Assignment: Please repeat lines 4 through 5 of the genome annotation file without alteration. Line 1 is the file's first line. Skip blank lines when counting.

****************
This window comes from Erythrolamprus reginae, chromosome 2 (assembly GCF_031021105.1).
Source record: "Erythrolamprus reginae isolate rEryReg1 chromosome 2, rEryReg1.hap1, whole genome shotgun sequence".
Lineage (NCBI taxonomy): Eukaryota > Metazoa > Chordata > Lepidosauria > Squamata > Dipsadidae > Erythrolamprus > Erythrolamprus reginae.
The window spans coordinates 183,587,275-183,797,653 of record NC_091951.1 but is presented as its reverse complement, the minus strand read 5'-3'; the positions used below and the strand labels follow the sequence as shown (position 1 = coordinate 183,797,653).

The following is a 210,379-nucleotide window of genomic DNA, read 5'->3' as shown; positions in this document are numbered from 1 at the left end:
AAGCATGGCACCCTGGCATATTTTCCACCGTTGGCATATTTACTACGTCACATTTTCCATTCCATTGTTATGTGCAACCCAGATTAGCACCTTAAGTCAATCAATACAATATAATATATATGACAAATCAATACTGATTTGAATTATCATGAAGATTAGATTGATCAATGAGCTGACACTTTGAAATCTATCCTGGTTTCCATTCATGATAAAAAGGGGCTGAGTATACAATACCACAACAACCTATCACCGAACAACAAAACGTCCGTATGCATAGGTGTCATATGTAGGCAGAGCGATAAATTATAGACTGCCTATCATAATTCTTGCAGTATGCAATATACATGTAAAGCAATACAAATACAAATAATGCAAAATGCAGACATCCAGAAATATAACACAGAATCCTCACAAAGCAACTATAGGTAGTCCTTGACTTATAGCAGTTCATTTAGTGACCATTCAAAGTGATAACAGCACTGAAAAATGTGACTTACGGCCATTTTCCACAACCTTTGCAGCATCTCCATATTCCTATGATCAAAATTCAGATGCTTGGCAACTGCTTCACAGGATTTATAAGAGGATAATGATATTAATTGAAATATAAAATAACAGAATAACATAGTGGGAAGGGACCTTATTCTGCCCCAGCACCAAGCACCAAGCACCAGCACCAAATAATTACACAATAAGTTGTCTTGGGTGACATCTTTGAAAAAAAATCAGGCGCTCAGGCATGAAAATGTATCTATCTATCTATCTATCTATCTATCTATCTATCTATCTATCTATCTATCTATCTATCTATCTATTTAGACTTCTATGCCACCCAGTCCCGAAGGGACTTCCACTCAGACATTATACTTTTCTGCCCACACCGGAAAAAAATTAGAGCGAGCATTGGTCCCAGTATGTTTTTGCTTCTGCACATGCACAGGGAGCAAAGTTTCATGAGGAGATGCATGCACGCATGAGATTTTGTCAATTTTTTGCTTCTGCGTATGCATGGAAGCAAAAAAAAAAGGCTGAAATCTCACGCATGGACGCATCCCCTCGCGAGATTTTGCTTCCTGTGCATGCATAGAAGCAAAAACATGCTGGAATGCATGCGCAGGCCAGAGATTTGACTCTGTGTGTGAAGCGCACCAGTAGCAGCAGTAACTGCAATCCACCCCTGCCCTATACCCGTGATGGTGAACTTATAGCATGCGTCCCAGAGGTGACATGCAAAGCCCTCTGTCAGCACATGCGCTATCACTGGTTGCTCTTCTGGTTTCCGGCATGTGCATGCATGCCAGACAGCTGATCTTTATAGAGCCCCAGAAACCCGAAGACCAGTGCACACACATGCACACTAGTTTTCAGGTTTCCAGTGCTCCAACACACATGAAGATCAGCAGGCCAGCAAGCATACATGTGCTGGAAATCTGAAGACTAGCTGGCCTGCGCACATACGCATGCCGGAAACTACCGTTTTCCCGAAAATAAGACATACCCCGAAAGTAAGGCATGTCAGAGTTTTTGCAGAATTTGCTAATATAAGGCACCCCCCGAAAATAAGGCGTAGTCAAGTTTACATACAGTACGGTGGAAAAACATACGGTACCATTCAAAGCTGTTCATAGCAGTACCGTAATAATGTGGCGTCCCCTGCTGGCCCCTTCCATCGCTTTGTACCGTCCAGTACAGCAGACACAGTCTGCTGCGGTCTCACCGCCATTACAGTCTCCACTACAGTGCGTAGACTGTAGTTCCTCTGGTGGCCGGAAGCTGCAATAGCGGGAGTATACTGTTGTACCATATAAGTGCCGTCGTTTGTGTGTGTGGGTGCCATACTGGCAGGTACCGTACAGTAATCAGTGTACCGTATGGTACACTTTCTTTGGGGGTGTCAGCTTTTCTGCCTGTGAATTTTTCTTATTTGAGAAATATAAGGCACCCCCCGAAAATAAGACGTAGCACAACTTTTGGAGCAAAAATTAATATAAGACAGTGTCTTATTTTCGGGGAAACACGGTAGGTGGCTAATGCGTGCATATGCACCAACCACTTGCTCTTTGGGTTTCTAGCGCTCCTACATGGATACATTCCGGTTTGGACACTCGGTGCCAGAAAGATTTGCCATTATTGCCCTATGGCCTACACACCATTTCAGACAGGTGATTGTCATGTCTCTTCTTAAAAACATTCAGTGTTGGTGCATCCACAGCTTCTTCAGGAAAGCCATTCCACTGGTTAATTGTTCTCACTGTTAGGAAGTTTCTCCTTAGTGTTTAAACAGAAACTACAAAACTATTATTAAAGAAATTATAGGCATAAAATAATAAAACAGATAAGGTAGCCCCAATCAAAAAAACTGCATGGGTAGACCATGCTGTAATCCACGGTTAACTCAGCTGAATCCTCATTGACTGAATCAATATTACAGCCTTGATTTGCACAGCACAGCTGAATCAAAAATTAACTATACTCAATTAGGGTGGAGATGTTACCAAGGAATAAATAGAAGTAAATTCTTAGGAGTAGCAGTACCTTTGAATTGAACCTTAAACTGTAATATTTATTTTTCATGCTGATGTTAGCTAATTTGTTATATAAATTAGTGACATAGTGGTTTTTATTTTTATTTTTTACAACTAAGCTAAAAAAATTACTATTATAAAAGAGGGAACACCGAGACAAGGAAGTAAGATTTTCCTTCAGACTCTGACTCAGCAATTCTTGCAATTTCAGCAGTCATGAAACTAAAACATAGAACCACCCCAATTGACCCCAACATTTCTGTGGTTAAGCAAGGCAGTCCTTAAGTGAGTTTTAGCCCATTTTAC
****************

The window spans coordinates 183,587,275-183,797,653 of record NC_091951.1 but is presented as its reverse complement, the minus strand read 5'-3'; the positions used below and the strand labels follow the sequence as shown (position 1 = coordinate 183,797,653).

The following is a 210,379-nucleotide window of genomic DNA, read 5'->3' as shown; positions in this document are numbered from 1 at the left end: